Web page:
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Waverlys on a J-35?

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I have a lead on a set of used Waverly tuners that are presently on a Martin for under $100. Anyone using them on their Gibsons? Any reaming or new bushings needed for a newer J-35, or would Waverlys be overkill?

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They love their Waverly's on the UMGF...

I think the tuners on your J35 are the same ones that used to be on the LG2 American Eagle pre 2016. They are decent. And the look is right (imo). If you want better, I'd go three on a plate Klusons wd90npp with the creme buttons. I put them on an LG2 and they are the smoothest tuners I have ever come across. No lie... and $42 bucks...

Edited by ThemisSal

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Well, I put Waverlys on my WM-45. Not that hard, but requires a touch of reaming for press in bushings to fit, and 1 screw hole to add x 6. Make sure to get press in bushings for 10mm hole (oversized bushings) Can get them from Stu-Mac.

Then again, you may not need them because I was replacing the heavy gold plated Grovers.

 

I got the reamer from Harbor Freight I think it was 4 or 5 bucks. Just used a small drill bit and my regular drill, mark off bit with some of your wife's nail polish to length of the screw tip so you don't drill too deep.

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Wonderful machineheads-I have a set on my ‘67 J45 and also had them on a Martin I owned some years ago. Buttery smooth and incredibly accurate. That said, I’m perfectly happy with the Grovers and Klusons on my other Gibsons too. If I only owned the one guitar, it would definitely have Waverlys on it, but outfitting the whole herd would cost me a lot of money that I’d rather spend on another guitar!!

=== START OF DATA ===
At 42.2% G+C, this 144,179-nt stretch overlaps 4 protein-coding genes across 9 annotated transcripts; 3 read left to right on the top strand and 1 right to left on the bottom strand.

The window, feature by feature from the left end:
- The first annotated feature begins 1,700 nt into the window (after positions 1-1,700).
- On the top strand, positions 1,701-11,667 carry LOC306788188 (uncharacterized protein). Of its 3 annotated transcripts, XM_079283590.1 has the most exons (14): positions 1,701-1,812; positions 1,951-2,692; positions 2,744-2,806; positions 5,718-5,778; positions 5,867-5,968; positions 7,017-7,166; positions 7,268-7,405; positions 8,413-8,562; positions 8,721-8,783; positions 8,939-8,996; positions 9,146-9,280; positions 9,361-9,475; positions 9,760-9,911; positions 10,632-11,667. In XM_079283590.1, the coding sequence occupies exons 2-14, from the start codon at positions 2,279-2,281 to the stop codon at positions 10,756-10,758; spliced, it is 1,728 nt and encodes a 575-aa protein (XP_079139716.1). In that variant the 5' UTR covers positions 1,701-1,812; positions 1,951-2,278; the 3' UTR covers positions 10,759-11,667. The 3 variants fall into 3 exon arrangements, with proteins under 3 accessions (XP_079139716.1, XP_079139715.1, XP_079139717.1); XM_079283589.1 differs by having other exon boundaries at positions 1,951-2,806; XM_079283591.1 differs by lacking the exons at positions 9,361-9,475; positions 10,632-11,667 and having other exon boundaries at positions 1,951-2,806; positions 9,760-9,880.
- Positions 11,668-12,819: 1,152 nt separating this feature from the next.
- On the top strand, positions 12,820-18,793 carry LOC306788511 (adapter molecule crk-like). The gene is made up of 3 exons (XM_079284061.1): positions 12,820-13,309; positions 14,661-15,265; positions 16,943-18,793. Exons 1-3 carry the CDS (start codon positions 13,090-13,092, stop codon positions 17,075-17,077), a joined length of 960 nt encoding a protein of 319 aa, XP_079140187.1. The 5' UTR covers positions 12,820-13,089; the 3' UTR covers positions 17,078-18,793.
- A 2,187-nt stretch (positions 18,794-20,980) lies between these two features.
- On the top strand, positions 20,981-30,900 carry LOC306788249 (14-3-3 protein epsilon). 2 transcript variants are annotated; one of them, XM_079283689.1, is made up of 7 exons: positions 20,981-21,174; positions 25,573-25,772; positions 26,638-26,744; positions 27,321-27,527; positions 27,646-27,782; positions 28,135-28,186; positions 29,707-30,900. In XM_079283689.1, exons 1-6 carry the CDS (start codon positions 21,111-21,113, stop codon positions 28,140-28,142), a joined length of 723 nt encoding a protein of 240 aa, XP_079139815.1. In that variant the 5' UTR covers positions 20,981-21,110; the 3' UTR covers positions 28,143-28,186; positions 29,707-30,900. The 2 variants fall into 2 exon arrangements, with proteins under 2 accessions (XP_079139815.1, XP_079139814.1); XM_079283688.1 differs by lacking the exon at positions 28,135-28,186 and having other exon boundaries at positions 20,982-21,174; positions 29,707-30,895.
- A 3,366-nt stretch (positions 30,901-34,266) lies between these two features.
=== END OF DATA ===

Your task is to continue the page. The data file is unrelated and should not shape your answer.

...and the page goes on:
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Well, I put Waverlys on my WM-45.

 

Well, I too, have Waverlys on the WM. So much of playing guitar has to do with things that can't be put into words, but one of those words might be tactile. Sure, Waverlys are accurate (though some have voiced issues), but tuning can become less of a chore, and more of a prelude. And the grained white ivoroid buttons are just right.

Looks like the tuners on a contemporary J-35 would be just fine, unless they are not up to the task. On the WM-45, the gold Grover Rotomatics were just too much, in heft, and visually, as well.

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I switched to Waverly's on this KKSJ

No mods.

I'm still working on getting all the buttons aligned

23F7AE98-04CD-4617-A35E-E8D852AD6910_zpso273rxds.jpg

Edited by Dave F

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Waverlys are never overkill (well, maybe on a $50 guitar...) and $100 is a great price. I don't have them on my J-35 -- have Golden Age Restoration tuners on it -- but I do have them on my D-18 clone built by Kevin Schwab in Minneapolis. They are great and worth the money. There really is a difference.

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I just looked at prices on Waverly's. They want some serious coin for their tuners.

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I'll be the old grump here and say that IMHO Waverly's are not worth the money. A Gotoh or Grover does exactly what a good tuner should do. I owned one guitar that already had Waverly's and they were fine, but I didn't notice any upgrade in functionality over my other guitars that have Gotoh, Grover and the Stew Mac Restorations. I can see why you may want open back. I would just replace them with open backs from one of the three that I listed above. But I understand you gotta roll with your desires!

Edited by bayoubengal1954

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I have a lead on a set of used Waverly tuners that are presently on a Martin for under $100. Anyone using them on their Gibsons? Any reaming or new bushings needed for a newer J-35, or would Waverlys be overkill?

 

actually Waverlys were on the early J35 guitars in the 90s..

 

 

 

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If you want better, I'd go three on a plate Klusons wd90npp with the creme buttons. I put them on an LG2 and they are the smoothest tuners I have ever come across. No lie... and $42 bucks...

 

Are those the same as these Klusons? I used them to replace the original Klusons on my 1965 J-50 and they are indeed very nice and smooth. Look exactly the same as the originals but the difference in operation is like night and day.

 

65j50_new.jpg

 

And as a bonus, they come in a cool vintage box. :) But the only place I could find 3 years ago that stocked the ones with cream buttons was a guy on eBay, and he doesn't seem to carry them anymore. Had been thinking of putting some on my 2008 J-50... the Antique Acoustics I put on it look good but don't operate very smoothly. Did you get your Klusons from WD?

 

kluson.jpg